The language of the black bear

A black bear stands in an open field.

If a bear stands up on its rear legs, it's often to get a better sense of its surroundings.

Black bears communicate with various movements and a whole range of sounds. If you learn to decode some of these behaviours, you’ll be able to avoid a conflict.

In almost all encounters with humans, black bears will adopt what is called “stress behaviours” through which they communicate their fear – and a request to give them room.

A black bear that is stressed shows signs that are rather apparent:

  • momentarily remains stationary
  • often changes its position (i.e., gets fidgety)
  • flattens its ears against its head
  • yawns
  • moans
  • clacks its teeth (referred to as “jaw popping”)
  • huffs (makes a blowing noise)

A black bear that is highly stressed shows signs that are very apparent:

  • drools
  • woofs (inhales and exhales a number of times in rapid succession)
  • makes growl-like sounds, with its mouth open
  • slaps one or both feet on the ground
  • makes deep-throated sounds
  • charges the perceived threat (i.e., you)

An anxious mother bear exhibits stress behaviours that can be impressive:

  • It moans (i.e., emits cries of fear) and its ears flatten against its head.
  • It can charge the person, snorting and slapping the ground with its front paws.

At the sight of a bear’s stress behaviours, any human will be inclined to think that he is or she is dealing with a ferocious creature intent on attacking. That is not the case, however – quite to the contrary!

In bear language, charging another bear – accompanied by ground-slapping or huffing – means “You’re stressing me, you’ve entered my space! Go on, get out of here!”

Bears also communicate this way with humans who get too close. The fact is, they don’t have any other language for making themselves understood!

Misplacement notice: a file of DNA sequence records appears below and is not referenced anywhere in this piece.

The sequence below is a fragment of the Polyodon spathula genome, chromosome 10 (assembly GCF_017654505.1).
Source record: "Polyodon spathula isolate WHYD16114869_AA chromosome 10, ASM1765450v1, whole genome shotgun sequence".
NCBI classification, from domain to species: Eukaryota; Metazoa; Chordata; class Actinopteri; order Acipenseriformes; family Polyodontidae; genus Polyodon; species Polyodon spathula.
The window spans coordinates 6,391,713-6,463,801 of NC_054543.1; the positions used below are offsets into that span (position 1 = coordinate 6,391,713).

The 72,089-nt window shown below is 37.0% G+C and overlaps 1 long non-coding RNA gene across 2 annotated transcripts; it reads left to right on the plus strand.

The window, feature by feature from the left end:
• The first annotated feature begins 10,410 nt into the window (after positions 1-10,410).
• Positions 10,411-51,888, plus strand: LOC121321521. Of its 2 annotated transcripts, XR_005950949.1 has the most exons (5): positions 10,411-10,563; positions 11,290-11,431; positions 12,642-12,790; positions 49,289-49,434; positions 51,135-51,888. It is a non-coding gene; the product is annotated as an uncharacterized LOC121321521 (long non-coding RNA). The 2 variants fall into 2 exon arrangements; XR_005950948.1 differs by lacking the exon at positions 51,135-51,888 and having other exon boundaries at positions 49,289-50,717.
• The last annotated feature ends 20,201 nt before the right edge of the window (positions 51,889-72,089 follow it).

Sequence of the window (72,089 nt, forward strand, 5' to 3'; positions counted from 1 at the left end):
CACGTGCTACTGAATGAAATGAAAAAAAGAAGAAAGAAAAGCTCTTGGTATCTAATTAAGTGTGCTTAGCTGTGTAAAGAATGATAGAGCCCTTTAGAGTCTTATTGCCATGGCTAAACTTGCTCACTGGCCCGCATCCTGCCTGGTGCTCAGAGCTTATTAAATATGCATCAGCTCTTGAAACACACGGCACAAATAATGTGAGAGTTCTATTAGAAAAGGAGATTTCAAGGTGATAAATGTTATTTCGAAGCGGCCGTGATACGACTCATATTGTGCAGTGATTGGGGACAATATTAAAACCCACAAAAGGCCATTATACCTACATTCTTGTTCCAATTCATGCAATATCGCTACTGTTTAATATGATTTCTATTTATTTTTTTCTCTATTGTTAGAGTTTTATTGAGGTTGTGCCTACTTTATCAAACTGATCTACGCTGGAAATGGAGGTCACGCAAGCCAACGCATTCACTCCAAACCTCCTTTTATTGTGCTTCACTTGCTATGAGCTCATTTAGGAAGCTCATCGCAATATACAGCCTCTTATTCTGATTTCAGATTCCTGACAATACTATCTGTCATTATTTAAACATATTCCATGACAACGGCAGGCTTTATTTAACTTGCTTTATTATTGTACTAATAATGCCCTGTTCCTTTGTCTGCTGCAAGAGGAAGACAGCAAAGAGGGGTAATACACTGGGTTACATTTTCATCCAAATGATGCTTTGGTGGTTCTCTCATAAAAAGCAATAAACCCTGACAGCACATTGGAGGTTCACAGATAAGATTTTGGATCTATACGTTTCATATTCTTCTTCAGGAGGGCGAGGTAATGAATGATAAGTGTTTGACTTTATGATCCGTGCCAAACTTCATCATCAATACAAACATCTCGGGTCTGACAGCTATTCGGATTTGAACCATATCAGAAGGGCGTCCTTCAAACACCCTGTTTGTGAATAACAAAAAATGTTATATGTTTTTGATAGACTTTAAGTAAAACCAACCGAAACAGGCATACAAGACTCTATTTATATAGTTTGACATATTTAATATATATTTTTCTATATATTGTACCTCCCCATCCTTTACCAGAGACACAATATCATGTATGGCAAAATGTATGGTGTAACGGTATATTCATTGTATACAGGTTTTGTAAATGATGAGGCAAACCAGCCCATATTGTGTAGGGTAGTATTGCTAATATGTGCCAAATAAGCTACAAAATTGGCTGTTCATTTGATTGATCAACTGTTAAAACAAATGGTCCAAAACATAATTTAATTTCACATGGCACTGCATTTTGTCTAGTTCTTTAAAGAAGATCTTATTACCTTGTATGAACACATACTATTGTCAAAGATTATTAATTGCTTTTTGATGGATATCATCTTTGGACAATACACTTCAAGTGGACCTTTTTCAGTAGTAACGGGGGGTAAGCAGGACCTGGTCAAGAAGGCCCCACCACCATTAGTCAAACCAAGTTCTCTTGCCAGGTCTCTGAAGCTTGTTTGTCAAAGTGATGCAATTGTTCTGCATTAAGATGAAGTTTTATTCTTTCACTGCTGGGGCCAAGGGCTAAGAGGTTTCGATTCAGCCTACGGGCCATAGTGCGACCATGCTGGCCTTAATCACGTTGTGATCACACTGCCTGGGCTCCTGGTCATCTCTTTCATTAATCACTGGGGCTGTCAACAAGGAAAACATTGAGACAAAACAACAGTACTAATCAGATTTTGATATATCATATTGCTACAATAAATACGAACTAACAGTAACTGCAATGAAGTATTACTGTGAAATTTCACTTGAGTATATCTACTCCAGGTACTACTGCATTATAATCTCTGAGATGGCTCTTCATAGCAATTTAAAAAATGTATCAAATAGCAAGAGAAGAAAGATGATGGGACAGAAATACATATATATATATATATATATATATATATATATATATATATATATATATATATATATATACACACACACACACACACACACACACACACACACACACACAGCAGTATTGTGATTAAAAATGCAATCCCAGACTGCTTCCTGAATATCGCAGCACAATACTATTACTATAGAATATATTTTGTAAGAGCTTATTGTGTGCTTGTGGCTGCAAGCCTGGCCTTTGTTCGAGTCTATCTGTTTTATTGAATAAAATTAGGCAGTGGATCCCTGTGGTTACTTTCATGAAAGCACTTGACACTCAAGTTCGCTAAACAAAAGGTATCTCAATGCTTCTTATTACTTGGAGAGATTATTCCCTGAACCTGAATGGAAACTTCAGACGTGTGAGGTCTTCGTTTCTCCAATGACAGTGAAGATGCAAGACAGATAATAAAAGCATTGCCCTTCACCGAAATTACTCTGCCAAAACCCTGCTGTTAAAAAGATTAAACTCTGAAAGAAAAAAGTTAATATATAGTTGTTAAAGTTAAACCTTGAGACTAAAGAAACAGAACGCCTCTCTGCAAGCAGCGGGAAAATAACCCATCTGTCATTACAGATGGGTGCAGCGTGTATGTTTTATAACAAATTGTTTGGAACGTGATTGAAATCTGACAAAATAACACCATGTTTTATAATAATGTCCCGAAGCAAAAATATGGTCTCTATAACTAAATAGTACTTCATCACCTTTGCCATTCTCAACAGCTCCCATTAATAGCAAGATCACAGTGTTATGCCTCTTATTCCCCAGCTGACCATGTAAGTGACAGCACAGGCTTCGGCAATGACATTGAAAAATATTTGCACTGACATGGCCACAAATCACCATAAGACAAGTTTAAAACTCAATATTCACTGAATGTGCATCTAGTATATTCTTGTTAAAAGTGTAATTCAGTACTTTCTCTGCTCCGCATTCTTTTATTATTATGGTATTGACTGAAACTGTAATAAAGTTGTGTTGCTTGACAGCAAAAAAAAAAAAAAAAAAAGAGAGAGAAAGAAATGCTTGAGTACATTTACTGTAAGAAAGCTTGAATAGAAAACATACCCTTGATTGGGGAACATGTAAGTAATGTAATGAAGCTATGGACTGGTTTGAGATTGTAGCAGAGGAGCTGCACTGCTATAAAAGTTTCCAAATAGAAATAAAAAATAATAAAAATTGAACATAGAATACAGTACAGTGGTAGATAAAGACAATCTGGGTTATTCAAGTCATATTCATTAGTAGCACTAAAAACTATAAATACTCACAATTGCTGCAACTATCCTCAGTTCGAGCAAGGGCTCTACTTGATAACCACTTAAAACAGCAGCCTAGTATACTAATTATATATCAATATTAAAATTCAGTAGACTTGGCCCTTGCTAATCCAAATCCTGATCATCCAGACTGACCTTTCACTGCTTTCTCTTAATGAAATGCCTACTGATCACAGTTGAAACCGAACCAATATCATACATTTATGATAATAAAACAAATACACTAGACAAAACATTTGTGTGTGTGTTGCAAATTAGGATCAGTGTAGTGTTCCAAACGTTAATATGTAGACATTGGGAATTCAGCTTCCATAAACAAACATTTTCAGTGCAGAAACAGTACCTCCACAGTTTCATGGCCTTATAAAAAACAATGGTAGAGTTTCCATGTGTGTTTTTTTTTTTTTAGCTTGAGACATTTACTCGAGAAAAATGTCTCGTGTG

How to avoid a bear encounter

A mama bear eats grass while her cubs are playing

The mother bear is never far from her cubs. Keep your distance..

Do not surprise a black bear.

  • Hike in a group. Most bears will leave the area if they are aware of your presence.
  • Keep children close at hand and within sight.
  • Use extra caution when travelling near rushing water or into the wind. A bear may not be able to hear or smell you coming.
  • Stay in the open as much as possible.

Be alert! Watch for signs. Tracks, droppings, torn-up logs and scratched trees may indicate that a bear is nearby.

Use caution when travelling near natural bear foods. Berries and carrion (dead animals) are all food sources for bears, which they may defend. If you come upon any of these items, use extra caution; always report the presence of dead animals to park staff.

Dog safety. Dogs may infuriate a bear, inciting an attack. Your dog may then run to you with the bear in pursuit! Keep dogs on a leash at all times and never leave them unattended.

Watch for cubs. Bears may become aggressive if they feel their young are threatened. Never pass between a mother and her cubs.

Watch for area closures and bear warnings. It is illegal to enter a closed area. Area closures are posted in places where bear activity poses a danger to visitors. Bear warnings are posted in areas when there is bear activity and the chance of an encounter is heightened. Use caution in these areas.

Cyclists! Your speed and quietness put you at risk for sudden bear encounters. Slow down through shrubbed areas and when approaching streams and blind corners, make noise and be alert.


A black bear is standing up in a field

Black bear is curious by nature.

Bear encounter

You may come across a black bear while hiking in the park. Here are a few tips to help you act and react appropriately.

How to react to bear encounters